July 2018
Volume 59, Issue 9
Open Access
ARVO Annual Meeting Abstract  |   July 2018
Evaluating the utility of different non-invasive imaging modalities for the diagnosis and monitoring of Birdshot Chorioretinopathy
Author Affiliations & Notes
  • Jonathan Jan-Ming Tsang
    Department of Ophthalmology, University Hospitals Birmingham NHS Foundation Trust, Birmingham, United Kingdom
    School of Optometry, Aston University, Birmingham, United Kingdom
  • Rupal Morjaria
    Department of Ophthalmology, University Hospitals Birmingham NHS Foundation Trust, Birmingham, United Kingdom
    Sandwell & West Birmingham NHS Trust, Birmingham, United Kingdom
  • Hina Khan
    Department of Ophthalmology, University Hospitals Birmingham NHS Foundation Trust, Birmingham, United Kingdom
  • Robert Carmichael
    Department of Ophthalmology, University Hospitals Birmingham NHS Foundation Trust, Birmingham, United Kingdom
  • Philip Ian Murray
    Academic Unit of Ophthalmology, Institute of Inflammation & Ageing, University of Birmingham, Birmingham, United Kingdom
    Sandwell & West Birmingham NHS Trust, Birmingham, United Kingdom
  • Pearse Andrew Keane
    NIHR Biomedical Research Centre for Ophthalmology, Moorfields Eye Hospital NHS Foundation Trust and UCL Institute of Ophthalmology, Birmingham, United Kingdom
  • Alastair K Denniston
    Department of Ophthalmology, University Hospitals Birmingham NHS Foundation Trust, Birmingham, United Kingdom
    Academic Unit of Ophthalmology, Institute of Inflammation & Ageing, University of Birmingham, Birmingham, United Kingdom
  • Footnotes
    Commercial Relationships   Jonathan Tsang, None; Rupal Morjaria, None; Hina Khan, None; Robert Carmichael, None; Philip Murray, None; Pearse Keane, None; Alastair Denniston, None
  • Footnotes
    Support  None
Investigative Ophthalmology & Visual Science July 2018, Vol.59, 4202. doi:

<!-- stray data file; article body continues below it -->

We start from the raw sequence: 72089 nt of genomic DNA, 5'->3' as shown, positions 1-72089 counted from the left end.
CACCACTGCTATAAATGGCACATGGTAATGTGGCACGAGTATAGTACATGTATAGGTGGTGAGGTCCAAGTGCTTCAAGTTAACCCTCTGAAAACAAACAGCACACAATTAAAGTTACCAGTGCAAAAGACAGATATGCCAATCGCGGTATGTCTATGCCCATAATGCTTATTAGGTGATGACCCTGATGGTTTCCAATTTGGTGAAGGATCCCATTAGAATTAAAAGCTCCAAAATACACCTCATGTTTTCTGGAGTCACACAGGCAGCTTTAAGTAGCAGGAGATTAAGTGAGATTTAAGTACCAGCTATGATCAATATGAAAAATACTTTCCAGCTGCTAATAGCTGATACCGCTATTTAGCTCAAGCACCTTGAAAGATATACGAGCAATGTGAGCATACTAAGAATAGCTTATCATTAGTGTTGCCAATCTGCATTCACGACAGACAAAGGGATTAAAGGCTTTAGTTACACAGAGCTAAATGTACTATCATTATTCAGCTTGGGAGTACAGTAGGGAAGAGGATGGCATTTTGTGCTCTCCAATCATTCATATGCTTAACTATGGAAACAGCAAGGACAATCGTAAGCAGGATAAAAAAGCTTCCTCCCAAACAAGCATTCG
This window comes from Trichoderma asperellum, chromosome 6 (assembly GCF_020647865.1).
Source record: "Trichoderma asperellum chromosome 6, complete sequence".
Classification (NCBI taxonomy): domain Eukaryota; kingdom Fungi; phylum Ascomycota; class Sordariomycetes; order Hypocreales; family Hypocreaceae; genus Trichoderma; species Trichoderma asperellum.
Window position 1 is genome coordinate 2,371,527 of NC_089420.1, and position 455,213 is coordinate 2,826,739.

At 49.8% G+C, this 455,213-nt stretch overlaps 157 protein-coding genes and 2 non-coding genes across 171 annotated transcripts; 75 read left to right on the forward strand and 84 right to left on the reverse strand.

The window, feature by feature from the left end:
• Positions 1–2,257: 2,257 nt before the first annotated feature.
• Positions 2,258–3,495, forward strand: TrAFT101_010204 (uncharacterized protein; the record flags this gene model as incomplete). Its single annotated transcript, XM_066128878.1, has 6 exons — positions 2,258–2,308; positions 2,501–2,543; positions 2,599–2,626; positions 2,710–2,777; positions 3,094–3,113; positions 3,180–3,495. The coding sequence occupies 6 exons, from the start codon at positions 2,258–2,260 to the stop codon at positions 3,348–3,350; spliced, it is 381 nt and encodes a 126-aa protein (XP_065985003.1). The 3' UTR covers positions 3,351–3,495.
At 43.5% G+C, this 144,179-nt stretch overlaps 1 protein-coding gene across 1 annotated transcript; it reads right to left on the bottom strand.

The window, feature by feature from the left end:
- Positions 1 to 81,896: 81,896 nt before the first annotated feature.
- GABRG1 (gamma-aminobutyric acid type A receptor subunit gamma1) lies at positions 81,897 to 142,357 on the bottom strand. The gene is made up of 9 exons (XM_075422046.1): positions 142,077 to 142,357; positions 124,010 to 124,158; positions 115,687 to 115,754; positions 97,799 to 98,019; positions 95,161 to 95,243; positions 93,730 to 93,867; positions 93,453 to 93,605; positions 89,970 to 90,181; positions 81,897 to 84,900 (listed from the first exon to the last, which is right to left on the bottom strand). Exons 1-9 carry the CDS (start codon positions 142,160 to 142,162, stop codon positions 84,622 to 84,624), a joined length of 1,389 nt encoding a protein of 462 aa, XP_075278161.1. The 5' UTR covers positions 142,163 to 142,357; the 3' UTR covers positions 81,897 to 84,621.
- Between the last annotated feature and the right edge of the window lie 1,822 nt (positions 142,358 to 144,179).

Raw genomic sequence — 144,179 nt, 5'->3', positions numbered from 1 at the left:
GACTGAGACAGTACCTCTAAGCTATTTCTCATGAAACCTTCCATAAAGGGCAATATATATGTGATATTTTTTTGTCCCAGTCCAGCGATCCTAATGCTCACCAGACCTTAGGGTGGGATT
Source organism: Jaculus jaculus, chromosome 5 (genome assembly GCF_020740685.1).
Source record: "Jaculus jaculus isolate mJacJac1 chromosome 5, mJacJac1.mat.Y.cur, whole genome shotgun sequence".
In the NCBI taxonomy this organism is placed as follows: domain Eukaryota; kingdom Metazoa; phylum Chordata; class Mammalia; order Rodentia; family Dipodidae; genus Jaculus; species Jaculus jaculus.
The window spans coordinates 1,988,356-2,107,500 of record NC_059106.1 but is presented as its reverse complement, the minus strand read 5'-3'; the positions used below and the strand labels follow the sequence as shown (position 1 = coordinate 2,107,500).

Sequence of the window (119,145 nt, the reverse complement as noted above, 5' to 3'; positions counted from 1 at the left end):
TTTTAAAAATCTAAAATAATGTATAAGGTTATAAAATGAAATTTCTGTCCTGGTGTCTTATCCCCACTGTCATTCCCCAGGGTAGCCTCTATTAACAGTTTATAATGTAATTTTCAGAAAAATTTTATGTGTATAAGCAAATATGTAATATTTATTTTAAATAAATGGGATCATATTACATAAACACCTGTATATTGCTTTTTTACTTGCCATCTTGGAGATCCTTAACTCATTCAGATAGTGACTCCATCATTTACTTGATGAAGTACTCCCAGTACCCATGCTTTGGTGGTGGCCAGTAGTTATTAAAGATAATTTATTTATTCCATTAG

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      Jonathan Jan-Ming Tsang, Rupal Morjaria, Hina Khan, Robert Carmichael, Philip Ian Murray, Pearse Andrew Keane, Alastair K Denniston; Evaluating the utility of different non-invasive imaging modalities for the diagnosis and monitoring of Birdshot Chorioretinopathy. Invest. Ophthalmol. Vis. Sci. 2018;59(9):4202.

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      © ARVO (1962-2015); The Authors (2016-present)

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Abstract

Purpose : Monitoring Birdshot Chorioretinopathy (BCR) is difficult due to its insidious nature and variable peripheral and central manifestations of disease. Multimodal imaging can support diagnosis and monitoring of BCR, but the relative value of different modalities is not established. The purpose of this study was to evaluate the feasibility and utility of a range of scanning protocols in a well-characterised cohort of BCR patients.

Methods : Design: Prospective observational (imaging) study. Setting: Dedicated BCR Clinic at the Centre for Rare Diseases, Birmingham, UK. Inclusion: All BCR patients. Imaging protocol: Heidelberg Spectralis+30° lens - OCT (macula, RNFL), IR, autofluorescence (AF), multicolor (MC); 55° lens – OCT, IR, AF, MC; Optos (200° Colour, AF). Analysis: Qualitative for feasibility and utility; quantitative for central macula thickness (CMT), minimum and maximum macula thickness (MiMT, MaMT), RNFL thickness, retinal volume (RV), outer retina volume (ORV) and inner retina volume (IRV).

Results : Analysis was undertaken of 140 imaging sets (each comprising up to 11 scan-types/eye) from 48 eyes of 24 patients with BCR. Cohort: mean age 58.3 years (range: 45-81 years); 63% female. Visual function: 50% reduced colour vision; 17% VA<20/40. Features: 79% birdshot spots, 29% vitritis, 8% CME, 17% retinal vasculitis, 4% disc swelling. Complications: 88% epi-retinal membrane. Active disease was present in 33% of patients. Imaging: Feasibility analysis, all modalities were possible in 100%. Utility analysis, most helpful modalities for diagnosis was Optos, for monitoring disease activity was 30° macular OCT (CMO, vitritis) and RNFL (swelling), for detecting disease complications (eg. ERM) was 30° macular OCT; 55° OCT and BAF modalities were of value in detecting/monitoring extramacular involvement. Patients with active disease tended to have fluctuating values for retinal thickness, volume, and RNFL; even when apparently 'inactive', progressive retinal loss occured at 4.6μm/year (CMT), 9.7μm/year (MaMT), 0.05mm3/year (IRV), 0.02mm3/year (ORV).

Conclusions : Multimodal imaging can support diagnosis and monitoring of BCR. The Birmingham protocol combines macular and wide-field modalities to improve detection of central and peripheral signs of activity and damage. Quantitative imaging will improve titration of treatment and should be developed across all modalities.

This is an abstract that was submitted for the 2018 ARVO Annual Meeting, held in Honolulu, Hawaii, April 29 - May 3, 2018.

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